Look, we’ve been meeting like this for 13 years now. Many of you have known me for longer than that. You know full well how I feel about college football. You know how special those Saturdays in the fall are to me. You know that there is no place I’d rather be than a Stanford football gameday. I love college football.
For many college fans, today is Christmas Day. Heck, in the South, it practically is a federal holiday. But my approach to today is less “deck the halls” and more “bah humbug.”
I actually think it’s the most overrated day of the sports year. So you’ll have to excuse me for not getting involved in the recruiting manifestos that often pop up on the message boards, and fret about the state of the program when a coveted athlete doesn’t commit to Stanford fast enough, or—egads!—decides to sign somewhere else.
I may be closer to “bah humbug” when it comes to Letter of Intent day, but at least I’m not in “get off my lawn” mode. These kids who are holding press conferences and sitting at tables with four hats in front of them while television cameras beam everything back to Bristol? Fine with me. I know some people who hate that stuff, but I don’t have any serious problem with it. It’s a big day for these kids. They worked hard for it. Let them have their day in the sun.
Are these announcements self-centered, overwrought, and more complicated than they should be? Probably. Than again, so are teenagers.
Today is an important day. I fully realize that. I am totally cognizant of the fact that recruiting is the lifeblood of a program. It’s a day that changes the lives of countless young men across the country, many of whom get the chance to go to college (which I am never against).
But I have a difficult time waking up at the crack of dawn, firing up Twitter, and seeing the first names to come through the fax machine (does anybody even have a fax machine anymore?). That’s mostly because recruiting is such a tremendous crapshoot. So many things can happen between the moment a kid signs his name on the dotted line and the day his eligibility is exhausted.
That is, if he even makes it to that day. Injuries (football is a rough game, you know). Academics. Adjusting to life on the field. Adjusting to life off the field. Many a five-star high school athlete has succumbed to at least one of those obstacles, and didn’t come anywhere near close to living up to they hype they brought with them to campus.
The difference between an 18-year old kid and a 21-year old young man is tremendous: physically, mentally, everything (that’s true whether you are a student-athlete or not, by the way). That’s also probably the biggest reason why I don’t necessarily go ga-ga over National Signing Day.
Also, the talent pools vary so widely from one area of high school football to the next, it can be difficult to truly tell which kids are truly cut out to make it on the collegiate level. Just because a player was All-World at his level and in his state doesn’t mean he’s automatically cut out to be the Big Man on Campus.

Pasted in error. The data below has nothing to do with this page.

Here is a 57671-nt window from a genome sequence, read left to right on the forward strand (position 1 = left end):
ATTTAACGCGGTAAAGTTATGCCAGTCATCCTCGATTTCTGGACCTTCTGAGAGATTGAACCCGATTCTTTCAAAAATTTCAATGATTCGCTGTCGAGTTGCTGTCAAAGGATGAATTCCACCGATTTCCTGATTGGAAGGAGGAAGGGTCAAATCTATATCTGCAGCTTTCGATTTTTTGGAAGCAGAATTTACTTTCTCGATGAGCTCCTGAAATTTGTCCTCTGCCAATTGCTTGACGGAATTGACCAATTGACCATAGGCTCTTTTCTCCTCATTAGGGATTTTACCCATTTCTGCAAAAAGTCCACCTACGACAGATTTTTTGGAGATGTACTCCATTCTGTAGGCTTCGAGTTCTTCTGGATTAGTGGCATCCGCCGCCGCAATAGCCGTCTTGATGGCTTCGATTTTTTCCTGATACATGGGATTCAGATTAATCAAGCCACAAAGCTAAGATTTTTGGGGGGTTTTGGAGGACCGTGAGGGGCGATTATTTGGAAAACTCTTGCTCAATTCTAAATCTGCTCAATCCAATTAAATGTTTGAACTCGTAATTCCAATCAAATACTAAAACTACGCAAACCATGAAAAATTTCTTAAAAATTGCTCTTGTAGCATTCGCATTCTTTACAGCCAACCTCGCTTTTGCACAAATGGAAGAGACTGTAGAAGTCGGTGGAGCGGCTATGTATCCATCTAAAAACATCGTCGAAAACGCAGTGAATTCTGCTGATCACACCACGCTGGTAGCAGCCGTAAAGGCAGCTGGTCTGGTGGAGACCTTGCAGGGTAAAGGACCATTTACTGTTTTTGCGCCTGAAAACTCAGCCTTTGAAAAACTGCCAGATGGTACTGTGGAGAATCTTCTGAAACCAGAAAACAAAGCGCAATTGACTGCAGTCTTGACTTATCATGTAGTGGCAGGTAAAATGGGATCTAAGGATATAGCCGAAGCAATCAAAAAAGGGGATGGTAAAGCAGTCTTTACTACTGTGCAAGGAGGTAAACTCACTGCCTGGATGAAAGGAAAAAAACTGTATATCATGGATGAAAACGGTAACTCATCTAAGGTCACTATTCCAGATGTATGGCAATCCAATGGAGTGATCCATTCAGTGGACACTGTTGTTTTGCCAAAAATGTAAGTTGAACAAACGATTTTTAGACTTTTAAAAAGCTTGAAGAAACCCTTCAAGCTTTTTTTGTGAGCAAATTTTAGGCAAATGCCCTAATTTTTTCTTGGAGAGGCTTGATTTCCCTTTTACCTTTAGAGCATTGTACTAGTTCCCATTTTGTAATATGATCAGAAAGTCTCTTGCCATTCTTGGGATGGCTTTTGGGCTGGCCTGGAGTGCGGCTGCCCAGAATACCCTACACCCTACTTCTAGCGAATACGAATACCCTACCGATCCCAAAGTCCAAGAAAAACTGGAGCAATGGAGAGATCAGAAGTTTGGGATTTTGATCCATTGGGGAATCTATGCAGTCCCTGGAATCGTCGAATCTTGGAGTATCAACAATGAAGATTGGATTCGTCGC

It’s arguably the biggest crapshoot in sports. That’s why I’m far more interested in what happens to a kid once he gets on campus, and in the finished product. Besides, the last time I checked, big bowl games and championships aren’t won in February. Texas darn near wins Letter of Intent Day every year…and have you seen them play lately?
The trick is to find the athletes who are going to peak at age 21, rather than the ones who are already peaking at age 18. Many times, that’s where coaching comes in. Let’s face it, great recruiters don’t necessarily make great coaches. Show me one coach who can get the most out of the players he has, no matter how many stars are attached to those players. Then, show me another coach who can reel in recruiting classes that make Tom Luginbill blush, but who also makes me curse on game days. Which one do you think I’m choosing?
I’ll admit that it is nice to hear a little college football talk in early February (even though the season just ended 23 days ago). I’m looking forward to dropping in on David Shaw’s press conference on Wednesday afternoon to hear his thoughts. And the young men who are becoming a part of the Stanford football family have made a decision that I hope none of them regret. I look forward to seeing them play, and I trust that they will become great representatives of this university.
All those things being said, I’m not going to make the day more than it is: an oasis of college football conversation in a desert of an offseason. Then, I’m going to go back to wondering why the hell the Seattle Seahawks didn’t give Marshawn Lynch the rock at the end of the Super Bowl.********** ********** **********
Are you fully subscribed to The Bootleg? If not, then you are missing out on all the top Cardinal coverage we provide daily on our award-winning website. Sign up today for the biggest and best in Stanford sports coverage with TheBootleg.com (sign-up)!